The rainbow cookies really were difficult the first couple of times. Not too sure why, but getting the layers out of the pan was the issue. I have it down now, and believe I have given really specific instructions to make it easier for everyone else, too. Making my own marzipan made these spectacular, and I love how I have 12 bars per batch and can wrap them individually and freeze them: guests arrive and VOILA!

  7. says

    What a beautiful tray of Christmas treats! My family’s favorite cookie is my candy cane cookies which I started making over 20 years ago and it just wouldn’t be Christmas without them.

      • Valerie says

        PS – I found it, and have added the link to my post for others to enjoy, too! It looks so pretty and sounds really tasty. I just may try it this year! :) V

  8. says

    We have tons of classic Indian Christmas sweets, and maybe one day I’ll get around to making them. So far I’ve baked my ginger cookies, the Indian spiced macaroons and have just baked the Canada Cornstarch shortbread cookies.

    I am planning to make sour cream cookies, and the classic sugar ones as well. Unfortunately, I have to bake everything last minute, as they just don’t last in my house :)

  9. says

    Shortbread, butter tarts, mincemeat tarts, coconut balls and chocolate oat thingies (I don’t even think they have a name!) are some of the staples in my family. I would definitely go for some of that Chocolate Salami though!

  10. Kerryn says

    Shortbread and fruit mince tarts are big in Australia. In our family, other small, sweet favourites include coffee truffles (my Aunt’s recipe, and decidely wicked), pasta di mandorla, and homemade rockyroad. We’re loving our first Christmas season in Canada!

    • Valerie says

      Thank you for chiming in! Welcome to Canada – where are you in this vast country? Do Australians make their own mincemeat or buy it from a jar. Mincemeat tarts were definitely a staple on the tray when I was young and I still do make them. My mom always made her own mincemeat. I didn’t as I made so few, but doctored up the bottle I bought. Like fruitcake, mincemeat is definitely not a popular treat for too many, but I have an old traditional palate and love it. I have learned to make my own, but a lighter version, and I actually make a mincemeat ice cream to go with our traditional Sticky Toffee Pudding, too! I have no clue what homemade rocky road is!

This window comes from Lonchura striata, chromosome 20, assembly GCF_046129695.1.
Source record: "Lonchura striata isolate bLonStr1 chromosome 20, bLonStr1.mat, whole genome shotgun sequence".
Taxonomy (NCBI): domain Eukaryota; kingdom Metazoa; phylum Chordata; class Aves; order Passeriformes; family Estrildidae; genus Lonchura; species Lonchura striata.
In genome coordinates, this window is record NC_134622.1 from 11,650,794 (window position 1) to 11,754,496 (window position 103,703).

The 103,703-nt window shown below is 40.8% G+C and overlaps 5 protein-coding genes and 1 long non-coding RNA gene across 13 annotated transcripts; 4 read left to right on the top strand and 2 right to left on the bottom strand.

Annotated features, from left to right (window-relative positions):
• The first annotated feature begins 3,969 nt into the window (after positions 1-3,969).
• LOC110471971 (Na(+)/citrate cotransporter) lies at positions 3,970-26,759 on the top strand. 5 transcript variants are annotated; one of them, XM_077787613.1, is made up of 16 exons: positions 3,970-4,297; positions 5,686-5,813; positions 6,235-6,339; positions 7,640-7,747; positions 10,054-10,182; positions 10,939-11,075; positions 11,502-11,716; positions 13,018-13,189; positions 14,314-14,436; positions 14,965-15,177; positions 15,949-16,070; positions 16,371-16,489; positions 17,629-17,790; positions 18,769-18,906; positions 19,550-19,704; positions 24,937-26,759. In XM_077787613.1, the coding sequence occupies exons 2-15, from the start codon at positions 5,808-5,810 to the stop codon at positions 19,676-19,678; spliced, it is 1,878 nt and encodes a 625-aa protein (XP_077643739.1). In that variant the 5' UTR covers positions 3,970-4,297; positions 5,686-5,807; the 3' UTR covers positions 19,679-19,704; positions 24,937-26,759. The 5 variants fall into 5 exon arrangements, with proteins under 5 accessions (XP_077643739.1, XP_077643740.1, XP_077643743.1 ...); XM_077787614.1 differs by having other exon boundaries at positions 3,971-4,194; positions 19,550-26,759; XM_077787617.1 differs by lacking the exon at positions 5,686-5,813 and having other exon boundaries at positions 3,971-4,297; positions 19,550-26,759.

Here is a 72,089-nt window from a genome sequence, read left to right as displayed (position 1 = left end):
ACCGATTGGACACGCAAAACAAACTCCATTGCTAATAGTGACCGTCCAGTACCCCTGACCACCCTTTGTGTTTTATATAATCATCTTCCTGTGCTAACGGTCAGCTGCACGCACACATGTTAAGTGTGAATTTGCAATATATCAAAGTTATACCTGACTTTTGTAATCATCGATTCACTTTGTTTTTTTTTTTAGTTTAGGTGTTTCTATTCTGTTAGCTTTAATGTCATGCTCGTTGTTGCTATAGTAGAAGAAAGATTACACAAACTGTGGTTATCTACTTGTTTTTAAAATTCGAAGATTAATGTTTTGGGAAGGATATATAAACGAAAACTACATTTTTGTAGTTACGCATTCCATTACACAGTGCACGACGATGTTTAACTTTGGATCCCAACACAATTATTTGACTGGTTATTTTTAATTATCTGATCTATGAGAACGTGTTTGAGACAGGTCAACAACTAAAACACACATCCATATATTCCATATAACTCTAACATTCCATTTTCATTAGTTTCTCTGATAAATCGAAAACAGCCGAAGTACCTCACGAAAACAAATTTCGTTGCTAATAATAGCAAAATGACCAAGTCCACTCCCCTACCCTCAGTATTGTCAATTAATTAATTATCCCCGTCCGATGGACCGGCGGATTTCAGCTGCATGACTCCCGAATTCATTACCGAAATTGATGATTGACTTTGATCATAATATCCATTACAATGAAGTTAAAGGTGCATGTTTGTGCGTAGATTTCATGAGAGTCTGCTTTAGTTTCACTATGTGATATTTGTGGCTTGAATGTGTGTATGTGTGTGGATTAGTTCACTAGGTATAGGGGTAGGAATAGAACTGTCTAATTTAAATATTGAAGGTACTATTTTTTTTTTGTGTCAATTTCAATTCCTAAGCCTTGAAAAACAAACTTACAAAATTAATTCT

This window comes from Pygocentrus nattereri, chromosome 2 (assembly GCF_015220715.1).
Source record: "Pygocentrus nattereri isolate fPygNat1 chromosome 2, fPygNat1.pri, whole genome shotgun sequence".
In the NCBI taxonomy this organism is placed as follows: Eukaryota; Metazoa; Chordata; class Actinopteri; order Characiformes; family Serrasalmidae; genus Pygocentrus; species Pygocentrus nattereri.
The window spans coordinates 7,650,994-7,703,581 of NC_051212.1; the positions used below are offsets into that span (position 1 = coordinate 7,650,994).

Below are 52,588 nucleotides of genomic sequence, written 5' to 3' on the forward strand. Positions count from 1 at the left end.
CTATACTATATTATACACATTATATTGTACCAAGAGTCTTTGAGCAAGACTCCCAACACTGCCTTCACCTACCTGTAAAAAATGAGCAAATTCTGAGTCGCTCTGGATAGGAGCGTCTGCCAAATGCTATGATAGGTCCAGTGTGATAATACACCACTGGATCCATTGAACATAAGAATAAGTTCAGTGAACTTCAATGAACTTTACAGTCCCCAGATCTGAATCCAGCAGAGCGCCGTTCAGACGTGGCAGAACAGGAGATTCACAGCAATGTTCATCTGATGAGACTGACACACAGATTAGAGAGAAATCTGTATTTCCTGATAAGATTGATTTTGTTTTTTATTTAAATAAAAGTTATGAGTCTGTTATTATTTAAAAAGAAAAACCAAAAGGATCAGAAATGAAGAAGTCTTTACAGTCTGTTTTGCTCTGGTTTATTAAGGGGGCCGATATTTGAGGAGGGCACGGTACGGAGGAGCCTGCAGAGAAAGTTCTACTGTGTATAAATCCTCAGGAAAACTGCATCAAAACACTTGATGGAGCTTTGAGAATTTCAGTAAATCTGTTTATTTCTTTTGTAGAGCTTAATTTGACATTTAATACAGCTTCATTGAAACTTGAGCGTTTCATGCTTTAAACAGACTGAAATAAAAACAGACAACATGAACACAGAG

• Kerryn says

        Hi, Valerie. I’m in Edmonton, too! You can buy mincemeat in a jar in Australia, but many make their own. Or, if you want to stretch out your hard work, mix half and half :) My mother-in-law is the chief tart baker, but since we’re here this year, I’m taking on the mantle. Wish me luck.

        Rocky Road is confectionery, I guess, and not a cookie: it’s a mix of toasted coconut, nuts (peanuts or pistachios), marshmallow, hard jellies (or turkish delight), and chocolate, set and cut into small squares.

        • Valerie says

          Edmonton! Fantastic! Welcome to my hometown! If this is your first winter here, be thankful you were not here last year! It was the most harsh in over 20 years – but very reminiscent of every winter from my childhood. I know of rocky road ice cream and always wondered where that idea came from. You must be very homesick – and mixed up with the seasons being literally upside down for you here! Hopefully you got in a couple of summers when you moved, instead of the other way around! Good luck with your holiday baking!

        • Valerie says

          I had to come back to reread our conversation today, now that I know who you are “sort of”. :)
          Love that!

  11. says

    O what a fabulous collection of Christmas cookies!! With my mum not being into cooking at all we never baked Christmas cookies. How terrible really..:) I love baking for Christmas however !!

    • Valerie says

      What is your favourite Christmas treat that you make every year now that you are starting this on your own?